Lorraine Bracco’s role on “The Sopranos,” psychiatrist Dr. Jennifer Melfi, is essential to the mob TV series’ core legacy.
However, the Brooklyn native, 67, wasn’t too keen on her character’s “abrupt” departure in the last episode, “The Blue Comet,” before the show’s finale.
Dr. Melfi’s final moment is at a dinner party during which a study that claims sociopaths take advantage of talk therapy comes up in conversation. She thinks long and hard about the study and quickly ends her professional relationship with Tony Soprano (James Gandolfini).
“I remember being upset [with] the direction that [creator David Chase] was bringing Melfi,” she said. “I just felt like he wanted me to get rid of [Tony]. I felt that he did it in a very abrupt way. I don’t think that she should have done it that way.”
Bracco continued, “I would have liked for it to have been more meaningful. I think she cared for Tony. Even though he was a f – – k-up and he was never going to really straighten out. But I think she really cared for him. You don’t spend seven years with someone and [then] discard them. I felt bad about that.”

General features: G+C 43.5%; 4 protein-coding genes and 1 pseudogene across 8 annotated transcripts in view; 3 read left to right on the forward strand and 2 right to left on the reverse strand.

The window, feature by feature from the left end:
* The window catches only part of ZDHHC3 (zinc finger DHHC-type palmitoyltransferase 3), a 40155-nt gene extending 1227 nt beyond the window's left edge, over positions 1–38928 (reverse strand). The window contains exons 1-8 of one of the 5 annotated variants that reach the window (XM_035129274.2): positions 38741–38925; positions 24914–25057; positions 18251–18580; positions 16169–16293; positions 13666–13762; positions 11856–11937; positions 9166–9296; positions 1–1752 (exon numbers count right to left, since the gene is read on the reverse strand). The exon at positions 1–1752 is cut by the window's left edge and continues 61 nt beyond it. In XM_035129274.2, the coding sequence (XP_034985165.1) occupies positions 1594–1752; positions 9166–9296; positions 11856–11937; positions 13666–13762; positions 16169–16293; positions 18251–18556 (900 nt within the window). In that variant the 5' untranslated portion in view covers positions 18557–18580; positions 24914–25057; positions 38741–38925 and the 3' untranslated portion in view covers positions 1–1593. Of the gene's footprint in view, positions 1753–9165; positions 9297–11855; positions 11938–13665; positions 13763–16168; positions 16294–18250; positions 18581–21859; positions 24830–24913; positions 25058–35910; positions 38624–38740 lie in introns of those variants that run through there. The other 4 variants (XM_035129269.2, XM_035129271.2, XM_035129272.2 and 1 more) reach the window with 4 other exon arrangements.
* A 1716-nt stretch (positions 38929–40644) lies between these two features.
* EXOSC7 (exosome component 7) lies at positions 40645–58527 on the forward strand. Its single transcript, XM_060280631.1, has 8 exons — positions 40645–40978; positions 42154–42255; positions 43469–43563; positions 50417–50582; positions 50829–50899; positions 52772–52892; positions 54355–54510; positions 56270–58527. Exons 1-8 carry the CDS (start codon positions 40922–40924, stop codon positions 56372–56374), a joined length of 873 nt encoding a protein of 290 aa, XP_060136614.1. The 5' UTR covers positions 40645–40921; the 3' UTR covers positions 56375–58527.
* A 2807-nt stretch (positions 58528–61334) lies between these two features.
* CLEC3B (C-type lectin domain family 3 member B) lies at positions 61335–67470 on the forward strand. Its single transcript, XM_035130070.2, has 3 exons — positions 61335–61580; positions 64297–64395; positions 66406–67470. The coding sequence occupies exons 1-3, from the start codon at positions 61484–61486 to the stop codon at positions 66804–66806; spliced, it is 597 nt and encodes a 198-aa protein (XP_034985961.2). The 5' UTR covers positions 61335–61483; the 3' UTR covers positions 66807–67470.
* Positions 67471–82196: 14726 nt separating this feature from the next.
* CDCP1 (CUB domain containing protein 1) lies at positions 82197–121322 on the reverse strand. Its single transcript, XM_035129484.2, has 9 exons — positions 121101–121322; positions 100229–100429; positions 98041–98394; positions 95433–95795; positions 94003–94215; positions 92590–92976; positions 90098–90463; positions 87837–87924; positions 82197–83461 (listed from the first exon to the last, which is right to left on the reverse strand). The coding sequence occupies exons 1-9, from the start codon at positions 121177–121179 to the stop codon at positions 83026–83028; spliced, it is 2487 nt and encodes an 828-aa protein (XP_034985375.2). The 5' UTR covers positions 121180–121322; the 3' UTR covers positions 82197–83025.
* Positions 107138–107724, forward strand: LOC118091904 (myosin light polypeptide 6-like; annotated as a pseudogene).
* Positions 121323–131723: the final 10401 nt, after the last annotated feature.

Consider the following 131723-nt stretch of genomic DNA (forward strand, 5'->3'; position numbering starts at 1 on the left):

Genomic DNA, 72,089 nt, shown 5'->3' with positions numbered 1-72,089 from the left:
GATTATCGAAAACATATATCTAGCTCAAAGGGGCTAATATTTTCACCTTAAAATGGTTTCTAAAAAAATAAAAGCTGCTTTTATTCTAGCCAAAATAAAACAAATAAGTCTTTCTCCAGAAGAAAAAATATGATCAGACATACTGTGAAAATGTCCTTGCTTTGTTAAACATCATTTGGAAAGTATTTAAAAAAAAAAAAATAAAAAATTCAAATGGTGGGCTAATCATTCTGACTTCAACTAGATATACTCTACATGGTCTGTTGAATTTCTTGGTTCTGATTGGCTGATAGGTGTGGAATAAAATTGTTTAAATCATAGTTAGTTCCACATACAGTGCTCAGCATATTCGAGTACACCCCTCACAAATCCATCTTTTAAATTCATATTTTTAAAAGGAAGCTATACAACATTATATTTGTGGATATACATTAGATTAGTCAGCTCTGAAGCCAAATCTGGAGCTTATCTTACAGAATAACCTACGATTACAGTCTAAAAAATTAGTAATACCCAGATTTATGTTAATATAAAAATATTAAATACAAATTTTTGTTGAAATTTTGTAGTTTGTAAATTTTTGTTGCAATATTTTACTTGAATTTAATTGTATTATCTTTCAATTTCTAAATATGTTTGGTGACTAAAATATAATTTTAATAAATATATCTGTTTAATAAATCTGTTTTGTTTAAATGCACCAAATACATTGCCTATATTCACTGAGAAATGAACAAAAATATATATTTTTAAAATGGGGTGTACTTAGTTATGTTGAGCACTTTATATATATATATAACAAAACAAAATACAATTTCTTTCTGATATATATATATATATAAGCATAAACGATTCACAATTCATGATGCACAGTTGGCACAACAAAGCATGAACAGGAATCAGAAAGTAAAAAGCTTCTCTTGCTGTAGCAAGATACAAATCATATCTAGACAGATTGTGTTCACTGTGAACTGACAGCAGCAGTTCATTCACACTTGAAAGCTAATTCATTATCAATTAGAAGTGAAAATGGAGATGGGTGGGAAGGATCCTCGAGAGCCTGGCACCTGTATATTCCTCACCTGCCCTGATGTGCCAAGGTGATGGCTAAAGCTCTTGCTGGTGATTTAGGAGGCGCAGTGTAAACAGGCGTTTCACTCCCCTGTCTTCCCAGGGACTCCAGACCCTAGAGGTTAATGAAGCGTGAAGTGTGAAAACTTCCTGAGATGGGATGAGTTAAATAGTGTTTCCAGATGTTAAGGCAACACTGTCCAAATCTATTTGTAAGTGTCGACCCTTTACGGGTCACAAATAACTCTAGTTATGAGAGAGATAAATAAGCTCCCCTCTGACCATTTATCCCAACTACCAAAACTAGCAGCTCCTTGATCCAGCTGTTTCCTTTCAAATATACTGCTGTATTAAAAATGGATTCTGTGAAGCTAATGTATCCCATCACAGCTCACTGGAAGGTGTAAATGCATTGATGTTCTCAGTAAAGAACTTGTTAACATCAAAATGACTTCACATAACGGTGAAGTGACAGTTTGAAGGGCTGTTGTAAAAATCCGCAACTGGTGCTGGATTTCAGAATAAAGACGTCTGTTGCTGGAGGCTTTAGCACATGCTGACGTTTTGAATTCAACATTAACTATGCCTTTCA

She added that she wanted Tony to be defensive and confront her about the study’s topic.
“Wouldn’t that have been great for him to have said that to her? ‘F – – k you. I am doing what I am doing. I don’t care what you say to me. I don’t care morally where you want to guide me.’ I think that would have been powerful,” she said.
Dr. Melfi was a staple on the HBO drama throughout the series — from her introduction in the pilot episode in 1999 through the final season in 2007 — as Tony’s psychiatrist, friend and confidant.
Bracco was first offered the role of Tony’s wife, Carmela (played by Edie Falco), but she turned it down because she had already played a mob wife in 1990’s “Goodfellas.”
She earned four Emmy nominations as well as four Golden Globe nods for her performance as Dr. Melfi.